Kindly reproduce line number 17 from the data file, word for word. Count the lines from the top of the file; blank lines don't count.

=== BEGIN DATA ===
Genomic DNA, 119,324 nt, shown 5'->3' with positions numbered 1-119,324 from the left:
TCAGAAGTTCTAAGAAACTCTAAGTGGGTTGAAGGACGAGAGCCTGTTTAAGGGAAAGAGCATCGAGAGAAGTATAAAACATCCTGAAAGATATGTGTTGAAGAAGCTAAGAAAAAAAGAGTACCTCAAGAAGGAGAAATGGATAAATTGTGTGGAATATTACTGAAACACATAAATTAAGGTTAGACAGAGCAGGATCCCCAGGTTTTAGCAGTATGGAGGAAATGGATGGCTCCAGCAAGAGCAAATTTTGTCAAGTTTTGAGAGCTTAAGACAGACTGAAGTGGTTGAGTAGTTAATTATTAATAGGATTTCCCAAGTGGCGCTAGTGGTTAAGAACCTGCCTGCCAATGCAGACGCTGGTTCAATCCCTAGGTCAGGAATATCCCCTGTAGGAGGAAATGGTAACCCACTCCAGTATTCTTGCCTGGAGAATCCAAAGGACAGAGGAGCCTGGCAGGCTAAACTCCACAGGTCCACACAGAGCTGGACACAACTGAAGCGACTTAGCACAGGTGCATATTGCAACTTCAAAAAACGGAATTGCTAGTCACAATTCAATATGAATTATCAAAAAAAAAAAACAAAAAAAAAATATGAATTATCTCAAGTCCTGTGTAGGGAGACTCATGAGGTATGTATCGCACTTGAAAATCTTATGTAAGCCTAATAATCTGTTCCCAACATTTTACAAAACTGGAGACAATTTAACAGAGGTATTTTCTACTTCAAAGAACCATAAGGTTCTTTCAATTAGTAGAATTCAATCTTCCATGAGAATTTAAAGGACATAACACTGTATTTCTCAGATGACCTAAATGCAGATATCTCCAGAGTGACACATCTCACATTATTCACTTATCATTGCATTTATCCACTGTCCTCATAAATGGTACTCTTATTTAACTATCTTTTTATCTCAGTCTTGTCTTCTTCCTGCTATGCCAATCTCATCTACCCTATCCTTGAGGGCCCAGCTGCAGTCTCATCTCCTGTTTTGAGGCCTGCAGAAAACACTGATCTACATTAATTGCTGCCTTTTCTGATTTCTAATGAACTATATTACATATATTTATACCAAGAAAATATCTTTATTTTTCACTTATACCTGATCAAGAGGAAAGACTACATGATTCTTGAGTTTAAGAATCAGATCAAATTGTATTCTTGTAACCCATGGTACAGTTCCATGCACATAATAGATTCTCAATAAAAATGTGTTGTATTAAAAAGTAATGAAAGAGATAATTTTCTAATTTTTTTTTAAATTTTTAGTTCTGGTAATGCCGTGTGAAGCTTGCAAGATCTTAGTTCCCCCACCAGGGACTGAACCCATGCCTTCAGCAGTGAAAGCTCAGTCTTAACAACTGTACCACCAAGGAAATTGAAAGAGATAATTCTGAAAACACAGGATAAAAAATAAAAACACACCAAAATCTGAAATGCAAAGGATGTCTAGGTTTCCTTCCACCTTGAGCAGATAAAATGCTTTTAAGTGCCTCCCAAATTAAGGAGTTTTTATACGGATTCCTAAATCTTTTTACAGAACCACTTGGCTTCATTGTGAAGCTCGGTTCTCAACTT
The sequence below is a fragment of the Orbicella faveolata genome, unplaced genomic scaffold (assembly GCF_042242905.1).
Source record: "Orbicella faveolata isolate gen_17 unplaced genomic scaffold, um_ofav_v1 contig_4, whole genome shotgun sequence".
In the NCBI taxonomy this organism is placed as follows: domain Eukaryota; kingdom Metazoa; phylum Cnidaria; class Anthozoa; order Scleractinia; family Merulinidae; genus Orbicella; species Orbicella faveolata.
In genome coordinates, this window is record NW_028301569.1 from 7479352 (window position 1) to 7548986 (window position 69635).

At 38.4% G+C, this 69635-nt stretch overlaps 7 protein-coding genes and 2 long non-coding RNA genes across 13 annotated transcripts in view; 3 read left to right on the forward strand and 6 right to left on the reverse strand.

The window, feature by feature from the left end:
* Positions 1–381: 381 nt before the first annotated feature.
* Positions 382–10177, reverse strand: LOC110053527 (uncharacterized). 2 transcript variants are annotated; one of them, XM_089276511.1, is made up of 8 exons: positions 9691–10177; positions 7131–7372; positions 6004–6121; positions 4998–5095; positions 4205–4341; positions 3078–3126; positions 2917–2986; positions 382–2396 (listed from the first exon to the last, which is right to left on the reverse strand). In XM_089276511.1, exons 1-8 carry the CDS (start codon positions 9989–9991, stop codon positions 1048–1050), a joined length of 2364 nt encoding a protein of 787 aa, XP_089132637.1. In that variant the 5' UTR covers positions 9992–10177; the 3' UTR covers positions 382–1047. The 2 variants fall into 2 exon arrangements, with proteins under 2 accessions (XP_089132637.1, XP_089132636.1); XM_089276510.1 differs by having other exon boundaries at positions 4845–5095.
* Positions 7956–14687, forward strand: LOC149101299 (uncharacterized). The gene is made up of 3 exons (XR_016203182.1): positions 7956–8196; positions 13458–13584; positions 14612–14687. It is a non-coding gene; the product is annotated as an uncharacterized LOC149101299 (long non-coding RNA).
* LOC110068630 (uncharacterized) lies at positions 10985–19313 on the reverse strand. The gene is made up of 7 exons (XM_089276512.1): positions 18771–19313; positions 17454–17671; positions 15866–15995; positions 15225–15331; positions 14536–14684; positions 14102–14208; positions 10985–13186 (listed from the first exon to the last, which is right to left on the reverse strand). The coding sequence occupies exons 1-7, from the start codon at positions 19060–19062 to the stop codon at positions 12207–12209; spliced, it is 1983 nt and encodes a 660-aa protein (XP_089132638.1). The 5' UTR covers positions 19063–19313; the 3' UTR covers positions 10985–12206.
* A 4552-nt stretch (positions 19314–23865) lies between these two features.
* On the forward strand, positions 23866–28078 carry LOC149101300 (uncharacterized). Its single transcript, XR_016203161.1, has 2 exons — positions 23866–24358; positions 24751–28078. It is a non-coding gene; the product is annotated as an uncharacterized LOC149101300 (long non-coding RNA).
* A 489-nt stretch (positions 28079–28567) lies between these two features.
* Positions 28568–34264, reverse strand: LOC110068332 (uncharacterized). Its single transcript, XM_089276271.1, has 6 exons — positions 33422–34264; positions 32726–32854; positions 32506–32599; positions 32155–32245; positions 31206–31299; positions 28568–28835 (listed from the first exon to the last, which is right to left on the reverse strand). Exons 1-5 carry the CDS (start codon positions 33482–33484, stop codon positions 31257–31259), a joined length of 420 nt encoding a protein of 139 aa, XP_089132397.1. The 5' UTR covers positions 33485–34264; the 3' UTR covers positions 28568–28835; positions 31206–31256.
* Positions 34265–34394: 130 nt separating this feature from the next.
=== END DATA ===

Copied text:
* Positions 34265–34394: 130 nt separating this feature from the next.